Lincoln Gap (just to the west of Port Augusta in SA) is touted as the latest thing in wind farms, with claims that it will have a bigger-than-Ben-Hur battery to account for the weather – ie the fact they can only ever deliver power around 30% of the time and at crazy, random intervals. The project was meant to comprise 59 turbines. However, at last count there are only about 8 or 10 that look anything like complete. With Senvion’s sudden and monumental collapse the chances of completing the balance of the project now, look pretty thin.
      Adding to our sense of delicious schadenfreude is the fact that the one of the key financial backers of Nexif (the firm that owns the part finished project) is the one and only Alex Turnbull. Alex is the son of Malcolm, the Liberal PM dumped by his party for his renewable energy obsession.

      20

    • #
      RickWill

      Where is the “policy certainty” for the intermittents that Germany has become so famous for?

      It must be getting reasonably obvious that intermittents cannot provide an economic contribution to most netwroks at any cost. Even if they cost nothing they would still add cost in most networks because they disrupt the dispatchable generators. The exception is where hydro is the current dominant source of generation and where perched water is in limited supply. I have noted that even Norway has had periods of low perched water levels.

      10

  • #
    Hanrahan

    Donald’s best troll eva!

    His plan to do sanctuary cities a big favour and buss new illegals straight into their towns and states is classic. Since the election the mayors and governors have told America that new immigrants are wonderful, law abiding and industrious. Trump offers them more of a good thing and they scream. Why?

    70

  • #
    pat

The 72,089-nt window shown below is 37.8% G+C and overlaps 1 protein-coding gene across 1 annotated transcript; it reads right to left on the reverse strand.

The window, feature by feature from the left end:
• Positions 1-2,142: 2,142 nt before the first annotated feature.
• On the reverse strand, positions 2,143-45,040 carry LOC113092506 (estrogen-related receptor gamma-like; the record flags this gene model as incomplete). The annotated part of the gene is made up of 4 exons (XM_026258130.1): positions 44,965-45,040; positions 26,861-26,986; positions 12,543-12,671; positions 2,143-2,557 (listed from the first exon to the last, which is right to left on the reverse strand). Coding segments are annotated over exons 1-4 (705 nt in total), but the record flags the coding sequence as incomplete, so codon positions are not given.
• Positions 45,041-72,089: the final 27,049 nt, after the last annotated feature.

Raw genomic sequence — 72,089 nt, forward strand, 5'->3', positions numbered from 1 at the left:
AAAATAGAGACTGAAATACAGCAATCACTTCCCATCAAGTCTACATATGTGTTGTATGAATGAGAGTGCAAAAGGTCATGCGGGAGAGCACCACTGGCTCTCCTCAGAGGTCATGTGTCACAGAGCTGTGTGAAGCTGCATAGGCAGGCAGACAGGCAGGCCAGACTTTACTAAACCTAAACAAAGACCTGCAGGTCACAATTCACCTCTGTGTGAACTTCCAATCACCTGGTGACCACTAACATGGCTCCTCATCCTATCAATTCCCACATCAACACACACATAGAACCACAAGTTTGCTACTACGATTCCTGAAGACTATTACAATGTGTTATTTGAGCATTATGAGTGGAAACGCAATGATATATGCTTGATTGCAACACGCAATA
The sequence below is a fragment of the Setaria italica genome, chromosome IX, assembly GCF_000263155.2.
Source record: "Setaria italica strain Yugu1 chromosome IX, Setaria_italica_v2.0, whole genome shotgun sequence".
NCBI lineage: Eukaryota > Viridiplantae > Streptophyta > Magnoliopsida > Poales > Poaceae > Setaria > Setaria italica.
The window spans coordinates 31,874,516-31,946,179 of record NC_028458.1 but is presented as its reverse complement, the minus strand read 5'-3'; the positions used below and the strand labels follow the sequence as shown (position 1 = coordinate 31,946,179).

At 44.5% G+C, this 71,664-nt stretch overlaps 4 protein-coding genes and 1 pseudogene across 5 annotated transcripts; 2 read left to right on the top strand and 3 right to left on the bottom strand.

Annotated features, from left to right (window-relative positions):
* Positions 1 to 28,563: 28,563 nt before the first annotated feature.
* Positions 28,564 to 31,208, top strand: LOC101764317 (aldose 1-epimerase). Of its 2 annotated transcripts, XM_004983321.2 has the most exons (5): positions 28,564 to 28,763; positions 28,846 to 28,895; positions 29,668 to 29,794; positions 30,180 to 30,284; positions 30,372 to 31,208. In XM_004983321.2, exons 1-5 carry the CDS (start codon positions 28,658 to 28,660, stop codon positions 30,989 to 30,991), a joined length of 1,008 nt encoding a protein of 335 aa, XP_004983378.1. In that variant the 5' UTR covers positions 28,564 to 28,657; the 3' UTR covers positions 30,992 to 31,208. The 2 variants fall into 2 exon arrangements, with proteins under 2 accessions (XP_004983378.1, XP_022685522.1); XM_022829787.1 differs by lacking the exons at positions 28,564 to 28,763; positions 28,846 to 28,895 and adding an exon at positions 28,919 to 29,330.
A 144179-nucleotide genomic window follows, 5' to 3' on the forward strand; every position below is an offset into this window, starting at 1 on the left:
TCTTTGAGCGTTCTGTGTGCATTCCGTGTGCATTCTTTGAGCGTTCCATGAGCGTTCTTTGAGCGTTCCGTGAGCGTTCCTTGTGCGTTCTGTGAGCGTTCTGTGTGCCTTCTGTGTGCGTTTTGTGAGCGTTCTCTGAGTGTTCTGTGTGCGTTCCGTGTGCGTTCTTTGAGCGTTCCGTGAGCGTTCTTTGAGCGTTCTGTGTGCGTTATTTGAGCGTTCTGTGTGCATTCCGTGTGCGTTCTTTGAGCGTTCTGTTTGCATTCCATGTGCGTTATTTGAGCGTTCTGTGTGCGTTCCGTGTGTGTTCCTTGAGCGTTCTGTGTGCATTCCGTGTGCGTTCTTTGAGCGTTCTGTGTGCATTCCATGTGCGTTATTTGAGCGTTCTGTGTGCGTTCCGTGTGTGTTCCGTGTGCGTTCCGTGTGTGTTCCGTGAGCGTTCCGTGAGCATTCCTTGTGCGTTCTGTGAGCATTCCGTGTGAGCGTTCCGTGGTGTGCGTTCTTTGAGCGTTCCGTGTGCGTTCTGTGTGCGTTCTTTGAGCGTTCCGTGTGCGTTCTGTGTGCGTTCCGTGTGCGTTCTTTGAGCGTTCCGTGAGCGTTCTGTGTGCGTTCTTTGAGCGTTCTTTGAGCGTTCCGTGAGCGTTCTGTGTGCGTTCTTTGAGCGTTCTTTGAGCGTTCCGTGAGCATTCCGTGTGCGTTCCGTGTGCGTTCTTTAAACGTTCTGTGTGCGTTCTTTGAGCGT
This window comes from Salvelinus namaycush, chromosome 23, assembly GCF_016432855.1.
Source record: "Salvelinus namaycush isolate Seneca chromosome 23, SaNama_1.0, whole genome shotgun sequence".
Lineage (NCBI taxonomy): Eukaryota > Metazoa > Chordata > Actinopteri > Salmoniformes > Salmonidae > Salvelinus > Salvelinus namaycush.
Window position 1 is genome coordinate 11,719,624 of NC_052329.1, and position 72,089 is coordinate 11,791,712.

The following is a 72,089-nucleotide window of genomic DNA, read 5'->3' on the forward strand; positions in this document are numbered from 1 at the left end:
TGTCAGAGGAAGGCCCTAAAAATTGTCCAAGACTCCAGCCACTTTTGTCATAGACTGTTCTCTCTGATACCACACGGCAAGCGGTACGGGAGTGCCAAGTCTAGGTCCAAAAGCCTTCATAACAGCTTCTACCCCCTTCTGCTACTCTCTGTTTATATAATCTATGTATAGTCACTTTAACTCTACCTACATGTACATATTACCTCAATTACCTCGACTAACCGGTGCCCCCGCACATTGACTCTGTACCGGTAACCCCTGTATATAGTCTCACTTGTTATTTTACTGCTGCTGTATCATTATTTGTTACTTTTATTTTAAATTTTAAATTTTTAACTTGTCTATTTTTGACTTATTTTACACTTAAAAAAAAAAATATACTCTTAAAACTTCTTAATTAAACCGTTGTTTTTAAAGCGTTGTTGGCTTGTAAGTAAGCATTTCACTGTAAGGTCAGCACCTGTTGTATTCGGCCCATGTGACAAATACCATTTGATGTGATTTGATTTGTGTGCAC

14 Apr: CleanTechnica: Troubled Indian Wind Energy Company Suzlon Sells Solar Assets
    by Saurabh
    Suzlon Energy had other troubles as well. The company had millions of dollars of debt on its books largely due to the ill-timed acquisition of RePower (now Senvion). While Suzlon eventually sold off Senvion to US-based investors the Indian company’s troubled aggravated due to adverse policy environment and increased competition from domestic and foreign players like Inox Wind, Gamesa and GE Renewable Energy…
    https://cleantechnica.com/2019/04/14/troubled-indian-wind-energy-company-suzlon-sells-solar-assets/

    12 Apr: RenewEconomy: Australian wind project owners worried as Senvion faces insolvency
    by Sophie Vorrath
    https://reneweconomy.com.au/australian-wind-project-owners-worried-as-senvion-faces-insolvency-85419/

    20

  • #
    pat

    theirABC not jumping on this story??

    15 Apr: 5CS Radio: Workers Sent Home as Contractor Files for Insolvency
    Workers at the $480 million Lincoln Gap wind farm near Port Augusta have been sent home after International contractor Senvion filed for self-administration proceedings.

    The company is reportedly entering a restructuring plan after talks with lenders failed…
    The CFMEU says it had up to 100 members on the project that have been stood down with no word on when they can go back to work.
    Lincoln Gap Wind Farm was to house 59 turbines, generating 212MW of electricity.

    This devastating blow follows the collapse of SolarReserve’s proposed $650 million Aurora solar thermal project in Port Augusta.
    https://www.5cs.com.au/news/local-news/86495-workers-sent-home-as-contractor-files-for-insolvency

    40

    • #
      Dennis

      This might be catching, in the link I posted #21 the engineer-journalist from South Africa refers to the tactics of investors into so called renewable energy getting out with a substantial profit leaving gullible shareholders with the problems.

      30

    • #
      RickWill

      Labor will provide “policy certainty” to ensure such failures do not occur on their watch. The unionists will keep their jobs and electricity prices will ratchet up as the subsidies reignite.

      SA desperately need the high capacity link to NSW to support increased intermittents in that network as Vic link is often at maximum import. SA wind was curtailed for 12 hours to 9am Monday 15th.

      20

  • #
    pat

    14 Apr: Press&JournalUK: Fire crews attending large wildfire in Speyside windfarm
    by David Walker
    Fire crews are currently attending a large-scale gorse fire close to a Speyside wind farm.
    UPDATE 16:08: Fire crews extinguished the fire at around 3.20pm after battling it for more than 15 hours.